Clinton’s South Carolina Firewall Crushes Sanders, Setting Her Up as the anti-Trump

The Vermont senator’s inability to connect to African-Americans isn’t just a matter of numbers; it clashes with core values of liberal Democrats.

Hillary Clinton's speech following her victory in South Carolina, Feb. 27, 2016.
AFP

Hillary Clinton didn’t just beat Bernie Sanders in South Carolina, she demolished him. With an astounding victory margin of almost 50 points, with the incredibly lopsided support she received from African-Americans, Clinton now approaches Super Tuesday primaries with renewed momentum and with a chance to resume the title of inevitable Democratic candidate. The Bernie revolution, for the time being, is toast.

Clinton’s victory speech reflected this new reality. She glossed over her Democratic rival and addressed the overall election campaign, in general, and the presumptive Republican candidate, Donald Trump, in particular. There’s no need to make America great again, she said, because America had never stopped being great. She touted her old theme of “love and kindness” which only a politician with a renewed boost of self-confidence could allow themselves to do.

It’s hard to claim that Clinton’s resounding victory was in any way a reaction to the all-out war and internal turmoil gripping the GOP in the wake of Trump’s surge, but it nonetheless conveyed a diametrically opposite message: The establishment-supported Clinton versus the raging outsider Trump, the disciplined, tempered and sometimes boring Clinton against the bells and whistles and general outrageousness of Trump, the unifier Clinton who proved her ability to muster the multi-racial Democratic coalition against Trump’s overwhelmingly white supporters, who want to renew their exclusionary grand old days of yore.

Clinton beat Sanders in every county and almost every demographic group in South Carolina, with the exception of under-29’s, first time participants and white men. She won favor across the ideological board, from ultra-liberals to moderates and independents. She won a slim majority of white voters but astonished even her own supporters with a smashing 87%-13% victory among African-Americans.  Those over the age of 65 gave her an Assad-like majority of 97%-3%.

With strong winds behind her, Clinton is now slated to clobber Sanders in all six southern states that are taking part in Super Tuesday, but she has also improved her chances in places such as Colorado, Oklahoma and Minnesota, where the races are much closer. The most crucial battle will apparently be fought in Massachusetts, where Sanders and Clinton are running neck and neck: Sanders will find it hard to recuperate from a loss in his Vermont’s big neighbor to the south.

Despite the efforts he made following his victory in New Hampshire earlier this month, Sanders failed to make headway or create chemistry in his relations with South Carolina African-Americans. They viewed him as a spokesman for detached white liberals from the Northeast, unlike Clinton whose ties with southern blacks go back decades. They were disappointed with Sanders’ inability to relate to local issues and with his refusal to depart from his general theory of inequality. He seemed to ignore the special circumstances of the African-American predicament, as opposed to Clinton’s immersion in local matters, her longstanding ties to South Carolina leaders and the endorsements she garnered from the state’s black politicians.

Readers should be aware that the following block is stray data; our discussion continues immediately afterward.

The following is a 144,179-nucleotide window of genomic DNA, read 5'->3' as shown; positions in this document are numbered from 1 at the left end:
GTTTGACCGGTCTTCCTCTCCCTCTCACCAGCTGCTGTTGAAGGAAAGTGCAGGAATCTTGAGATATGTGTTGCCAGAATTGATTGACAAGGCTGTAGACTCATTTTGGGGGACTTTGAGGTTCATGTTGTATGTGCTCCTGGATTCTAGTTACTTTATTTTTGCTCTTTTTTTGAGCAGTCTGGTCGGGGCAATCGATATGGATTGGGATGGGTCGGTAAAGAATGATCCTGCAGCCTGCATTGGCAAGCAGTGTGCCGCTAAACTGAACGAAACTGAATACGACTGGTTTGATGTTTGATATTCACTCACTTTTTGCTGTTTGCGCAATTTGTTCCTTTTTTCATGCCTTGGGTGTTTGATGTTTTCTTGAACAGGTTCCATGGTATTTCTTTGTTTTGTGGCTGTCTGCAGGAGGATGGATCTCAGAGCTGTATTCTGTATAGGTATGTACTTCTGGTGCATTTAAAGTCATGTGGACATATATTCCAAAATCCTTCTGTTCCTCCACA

Sanders lacked Clinton’s familiarity, empathy and personal touch. He came to South Carolina late and left early after realizing that that a victory was outside his reach; Clinton spent long weeks in the state in an effort to create the so-called “firewall” that would stop Sanders in his tracks. On Saturday, Clinton’s wall did the job that it was built to do. 

Sanders failure among African-Americans isn’t simply a matter of numbers; it is also an article of faith. For older Democratic liberals, empathy for blacks and their struggles is still a core value of their beliefs. Unlike Republicans, a Democratic contender cannot hope to live by whites alone.

Nonetheless, at least in theory, Sanders’ campaign is far from finished: he still has many millions of dollars left in his war chest, several states in which he stands a fighting chance of winning and millions of believers whose enthusiasm he must now rekindle. His lackluster concession speech on Saturday night won’t be enough to do the job.

In an election campaign in which anything and everything is possible and the irrevocable is merely temporary, it’s still rather presumptive and exceedingly early to call the race for Clinton. Nonetheless, the sheer dimensions of her victory in South Carolina, which no one foresaw, put her back in the front of the race and in the center of the Democratic stage.  If she repeats her South Carolina performance on Super Tuesday, her way to the Democratic nomination will be all but paved. She will be left to worry about Trump or anyone else who will be her GOP rival but also to fret about the Pandora Box of her email affair, from which evil spirits can emerge at any moment to knock her down and out.